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The full case caption appears at the end of this opinion. Silberman, Circuit Judge: Petitioners, the large long-distance telecommunications carriers, seek review of an FCC order prohibiting them from filing tariffs with the Commission. We reject their petition. I. Commission efforts to move to a nontariff environment for interexchange carriers–insofar as those carriers do not exercise market power–have not had an easy time with this court and the Supreme Court. For over six decades a tariff regime was mandated by the Communications Act of 1934, which requires the FCC to review telecommunications carriers’ tariffs to ensure their reasonableness. See 47 U.S.C. ss 201-202. The Act requires carriers to file their tariffs with the FCC, see 47 U.S.C. s 203(a), and they are prohibited from charging consumers except as provided in the tariffs. See 47 U.S.C. s 203(c) (establishing what is popularly known as the “filed-rate doctrine”). Starting in the early 1980s, the Commission tried to prohibit tariff-filing by nondominant carriers–in essence, those other than AT&T–but that effort was successfully challenged in this court in MCI Telecommunications Corp. v. FCC, 765 F.2d 1186 (D.C. Cir. 1985), where we struck down “mandatory detariffing” as inconsistent with the 1934 Act. There remained some confusion as to whether the FCC’s surviving “permissive detariffing” policy for nondominant carriers–allowing those carriers to choose whether to file tariffs–was premised on an agency nonenforcement position, subject to only very limited judicial review, or whether it constituted a substantive regulatory framework. AT&T, by filing a complaint against MCI with the Commission over MCI’s non-filing (as it had a right to do under section 208 of the Communications Act, 47 U.S.C. s 208(a)), put the cat among the canaries and forced the Commission, by defending MCI, to embrace the substantive position which we had rejected. The result was more Commission reversals, see American Tel. & Tel. Co. v. FCC, 978 F.2d 727 (D.C. Cir. 1992); American Tel. & Tel. Co. v. FCC, 1993 WL 260778 (D.C. Cir. 1993), this time affirmed by the Supreme Court. See MCI Telecommunications Corp. v. American Tel. & Tel. Co., 512 U.S. 218 (1994). The upshot of all of this was that the Commission simply could not suspend (permissively or mandatorily) the tariff-filing obligations for interexchange carriers, whether they had market power or not. The landscape changed, however, when Congress passed the Telecommunications Act of 1996, which requires the FCC to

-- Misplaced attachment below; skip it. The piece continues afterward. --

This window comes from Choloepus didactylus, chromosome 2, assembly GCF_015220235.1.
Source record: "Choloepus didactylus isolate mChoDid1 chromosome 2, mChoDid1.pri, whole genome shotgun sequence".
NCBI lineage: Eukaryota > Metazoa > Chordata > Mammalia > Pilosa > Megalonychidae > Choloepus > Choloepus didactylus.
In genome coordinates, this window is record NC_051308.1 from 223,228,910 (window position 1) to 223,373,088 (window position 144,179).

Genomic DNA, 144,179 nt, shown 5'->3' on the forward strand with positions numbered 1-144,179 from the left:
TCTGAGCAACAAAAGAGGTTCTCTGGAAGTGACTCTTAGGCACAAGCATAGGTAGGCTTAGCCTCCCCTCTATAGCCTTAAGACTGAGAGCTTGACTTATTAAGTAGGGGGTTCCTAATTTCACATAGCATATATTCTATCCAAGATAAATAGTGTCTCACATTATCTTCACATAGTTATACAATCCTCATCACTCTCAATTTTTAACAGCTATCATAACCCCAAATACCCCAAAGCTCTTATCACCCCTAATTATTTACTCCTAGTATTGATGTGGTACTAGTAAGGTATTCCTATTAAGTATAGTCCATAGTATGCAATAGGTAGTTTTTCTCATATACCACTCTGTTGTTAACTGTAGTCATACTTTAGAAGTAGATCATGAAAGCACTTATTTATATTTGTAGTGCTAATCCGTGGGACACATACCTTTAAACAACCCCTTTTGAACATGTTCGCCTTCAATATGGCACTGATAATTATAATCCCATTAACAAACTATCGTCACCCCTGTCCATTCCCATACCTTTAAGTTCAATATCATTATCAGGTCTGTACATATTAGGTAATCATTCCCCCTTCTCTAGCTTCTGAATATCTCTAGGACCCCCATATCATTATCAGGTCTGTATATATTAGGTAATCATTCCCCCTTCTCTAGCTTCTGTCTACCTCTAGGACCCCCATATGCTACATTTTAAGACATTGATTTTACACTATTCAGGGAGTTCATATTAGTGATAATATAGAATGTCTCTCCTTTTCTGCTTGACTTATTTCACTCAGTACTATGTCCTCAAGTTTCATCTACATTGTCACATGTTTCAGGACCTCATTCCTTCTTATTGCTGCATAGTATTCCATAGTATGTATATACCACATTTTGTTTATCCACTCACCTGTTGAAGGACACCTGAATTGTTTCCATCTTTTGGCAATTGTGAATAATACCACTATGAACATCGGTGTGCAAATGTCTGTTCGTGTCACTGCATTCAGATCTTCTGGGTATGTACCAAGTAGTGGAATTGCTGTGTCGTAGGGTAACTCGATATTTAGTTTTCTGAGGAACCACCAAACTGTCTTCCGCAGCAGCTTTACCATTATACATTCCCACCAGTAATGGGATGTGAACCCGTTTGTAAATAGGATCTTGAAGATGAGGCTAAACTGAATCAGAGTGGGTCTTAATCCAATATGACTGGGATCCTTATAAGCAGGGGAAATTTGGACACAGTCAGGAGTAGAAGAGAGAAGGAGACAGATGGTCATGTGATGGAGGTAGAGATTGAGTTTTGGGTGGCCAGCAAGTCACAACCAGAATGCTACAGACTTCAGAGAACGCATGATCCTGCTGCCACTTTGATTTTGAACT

forbear from applying any regulation or any provision of this chapter to a telecommunications carrier or telecommunications service, or class of telecommunications carriers or telecommunications services, in any or some of its or their geographic markets, if the Commission determines that– (1) enforcement of such regulation or provision is not necessary to ensure that the charges, practices, classifications, or regulations by, for, or in connection with that telecommunications carrier or telecommunications service are just and reasonable and are not unjustly or unreasonably discriminatory; (2) enforcement of such regulation or provision is not necessary for the protection of consumers; and (3) forbearance from applying such provision or regulation is consistent with the public interest.